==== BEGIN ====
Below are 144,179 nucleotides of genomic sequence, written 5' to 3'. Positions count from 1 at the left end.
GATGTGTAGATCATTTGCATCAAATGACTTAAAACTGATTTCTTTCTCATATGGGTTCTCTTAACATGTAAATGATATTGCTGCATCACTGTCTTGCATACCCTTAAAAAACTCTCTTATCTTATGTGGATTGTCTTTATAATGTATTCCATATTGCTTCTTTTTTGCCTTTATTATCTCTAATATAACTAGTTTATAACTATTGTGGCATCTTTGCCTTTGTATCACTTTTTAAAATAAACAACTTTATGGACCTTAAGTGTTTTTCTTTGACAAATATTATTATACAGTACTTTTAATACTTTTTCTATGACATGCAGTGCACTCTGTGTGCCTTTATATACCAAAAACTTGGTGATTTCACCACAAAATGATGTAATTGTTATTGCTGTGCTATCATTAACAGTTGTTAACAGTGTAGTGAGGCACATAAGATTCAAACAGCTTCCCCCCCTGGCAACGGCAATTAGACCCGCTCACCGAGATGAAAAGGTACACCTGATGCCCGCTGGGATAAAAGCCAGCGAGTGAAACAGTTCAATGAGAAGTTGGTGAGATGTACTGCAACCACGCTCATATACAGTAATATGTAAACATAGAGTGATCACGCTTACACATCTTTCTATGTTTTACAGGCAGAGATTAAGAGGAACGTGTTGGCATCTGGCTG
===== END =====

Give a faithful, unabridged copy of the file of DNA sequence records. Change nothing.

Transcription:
Below are 144,179 nucleotides of genomic sequence, written 5' to 3'. Positions count from 1 at the left end.
GATGTGTAGATCATTTGCATCAAATGACTTAAAACTGATTTCTTTCTCATATGGGTTCTCTTAACATGTAAATGATATTGCTGCATCACTGTCTTGCATACCCTTAAAAAACTCTCTTATCTTATGTGGATTGTCTTTATAATGTATTCCATATTGCTTCTTTTTTGCCTTTATTATCTCTAATATAACTAGTTTATAACTATTGTGGCATCTTTGCCTTTGTATCACTTTTTAAAATAAACAACTTTATGGACCTTAAGTGTTTTTCTTTGACAAATATTATTATACAGTACTTTTAATACTTTTTCTATGACATGCAGTGCACTCTGTGTGCCTTTATATACCAAAAACTTGGTGATTTCACCACAAAATGATGTAATTGTTATTGCTGTGCTATCATTAACAGTTGTTAACAGTGTAGTGAGGCACATAAGATTCAAACAGCTTCCCCCCCTGGCAACGGCAATTAGACCCGCTCACCGAGATGAAAAGGTACACCTGATGCCCGCTGGGATAAAAGCCAGCGAGTGAAACAGTTCAATGAGAAGTTGGTGAGATGTACTGCAACCACGCTCATATACAGTAATATGTAAACATAGAGTGATCACGCTTACACATCTTTCTATGTTTTACAGGCAGAGATTAAGAGGAACGTGTTGGCATCTGGCTG